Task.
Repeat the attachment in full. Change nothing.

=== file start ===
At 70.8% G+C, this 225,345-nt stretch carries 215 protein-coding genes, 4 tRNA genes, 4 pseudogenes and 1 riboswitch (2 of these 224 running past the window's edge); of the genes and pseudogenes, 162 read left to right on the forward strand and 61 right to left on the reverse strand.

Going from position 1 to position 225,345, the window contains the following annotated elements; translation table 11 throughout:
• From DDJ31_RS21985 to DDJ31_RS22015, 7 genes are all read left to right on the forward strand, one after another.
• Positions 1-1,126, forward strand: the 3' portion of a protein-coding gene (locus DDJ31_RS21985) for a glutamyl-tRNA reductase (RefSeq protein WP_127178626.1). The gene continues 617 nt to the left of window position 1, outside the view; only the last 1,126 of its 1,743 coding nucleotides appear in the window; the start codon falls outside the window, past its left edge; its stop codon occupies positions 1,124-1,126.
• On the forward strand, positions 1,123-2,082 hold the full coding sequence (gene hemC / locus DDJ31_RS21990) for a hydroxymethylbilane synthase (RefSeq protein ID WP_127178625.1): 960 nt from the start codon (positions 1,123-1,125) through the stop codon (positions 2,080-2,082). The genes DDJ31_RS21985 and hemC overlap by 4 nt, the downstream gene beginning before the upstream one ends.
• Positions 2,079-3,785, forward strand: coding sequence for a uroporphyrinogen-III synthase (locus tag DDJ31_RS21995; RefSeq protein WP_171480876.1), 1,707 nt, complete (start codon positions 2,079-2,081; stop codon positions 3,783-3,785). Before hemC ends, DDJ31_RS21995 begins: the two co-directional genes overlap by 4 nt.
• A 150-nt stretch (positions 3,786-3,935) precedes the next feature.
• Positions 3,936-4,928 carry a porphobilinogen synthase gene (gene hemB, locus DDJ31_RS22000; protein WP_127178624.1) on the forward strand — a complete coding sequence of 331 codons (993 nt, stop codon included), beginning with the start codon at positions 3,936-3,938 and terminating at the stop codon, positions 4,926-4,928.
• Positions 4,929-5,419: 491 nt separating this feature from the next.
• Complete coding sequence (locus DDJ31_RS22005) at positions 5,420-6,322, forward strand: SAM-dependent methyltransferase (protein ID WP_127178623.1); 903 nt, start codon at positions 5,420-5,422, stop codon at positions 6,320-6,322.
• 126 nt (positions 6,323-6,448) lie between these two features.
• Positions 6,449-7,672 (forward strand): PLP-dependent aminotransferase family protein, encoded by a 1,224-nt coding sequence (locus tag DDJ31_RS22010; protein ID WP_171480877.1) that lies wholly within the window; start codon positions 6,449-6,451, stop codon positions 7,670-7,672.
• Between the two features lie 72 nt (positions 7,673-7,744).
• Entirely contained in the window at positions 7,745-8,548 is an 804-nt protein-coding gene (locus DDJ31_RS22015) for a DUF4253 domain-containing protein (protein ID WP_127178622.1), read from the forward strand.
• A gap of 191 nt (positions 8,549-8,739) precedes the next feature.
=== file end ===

At 70.8% G+C, this 225,345-nt stretch carries 215 protein-coding genes, 4 tRNA genes, 4 pseudogenes and 1 riboswitch (2 of these 224 running past the window's edge); of the genes and pseudogenes, 162 read left to right on the forward strand and 61 right to left on the reverse strand.

Going from position 1 to position 225,345, the window contains the following annotated elements; translation table 11 throughout:
• From DDJ31_RS21985 to DDJ31_RS22015, 7 genes are all read left to right on the forward strand, one after another.
• Positions 1-1,126, forward strand: the 3' portion of a protein-coding gene (locus DDJ31_RS21985) for a glutamyl-tRNA reductase (RefSeq protein WP_127178626.1). The gene continues 617 nt to the left of window position 1, outside the view; only the last 1,126 of its 1,743 coding nucleotides appear in the window; the start codon falls outside the window, past its left edge; its stop codon occupies positions 1,124-1,126.
• On the forward strand, positions 1,123-2,082 hold the full coding sequence (gene hemC / locus DDJ31_RS21990) for a hydroxymethylbilane synthase (RefSeq protein ID WP_127178625.1): 960 nt from the start codon (positions 1,123-1,125) through the stop codon (positions 2,080-2,082). The genes DDJ31_RS21985 and hemC overlap by 4 nt, the downstream gene beginning before the upstream one ends.
• Positions 2,079-3,785, forward strand: coding sequence for a uroporphyrinogen-III synthase (locus tag DDJ31_RS21995; RefSeq protein WP_171480876.1), 1,707 nt, complete (start codon positions 2,079-2,081; stop codon positions 3,783-3,785). Before hemC ends, DDJ31_RS21995 begins: the two co-directional genes overlap by 4 nt.
• A 150-nt stretch (positions 3,786-3,935) precedes the next feature.
• Positions 3,936-4,928 carry a porphobilinogen synthase gene (gene hemB, locus DDJ31_RS22000; protein WP_127178624.1) on the forward strand — a complete coding sequence of 331 codons (993 nt, stop codon included), beginning with the start codon at positions 3,936-3,938 and terminating at the stop codon, positions 4,926-4,928.
• Positions 4,929-5,419: 491 nt separating this feature from the next.
• Complete coding sequence (locus DDJ31_RS22005) at positions 5,420-6,322, forward strand: SAM-dependent methyltransferase (protein ID WP_127178623.1); 903 nt, start codon at positions 5,420-5,422, stop codon at positions 6,320-6,322.
• 126 nt (positions 6,323-6,448) lie between these two features.
• Positions 6,449-7,672 (forward strand): PLP-dependent aminotransferase family protein, encoded by a 1,224-nt coding sequence (locus tag DDJ31_RS22010; protein ID WP_171480877.1) that lies wholly within the window; start codon positions 6,449-6,451, stop codon positions 7,670-7,672.
• Between the two features lie 72 nt (positions 7,673-7,744).
• Entirely contained in the window at positions 7,745-8,548 is an 804-nt protein-coding gene (locus DDJ31_RS22015) for a DUF4253 domain-containing protein (protein ID WP_127178622.1), read from the forward strand.
• A gap of 191 nt (positions 8,549-8,739) precedes the next feature.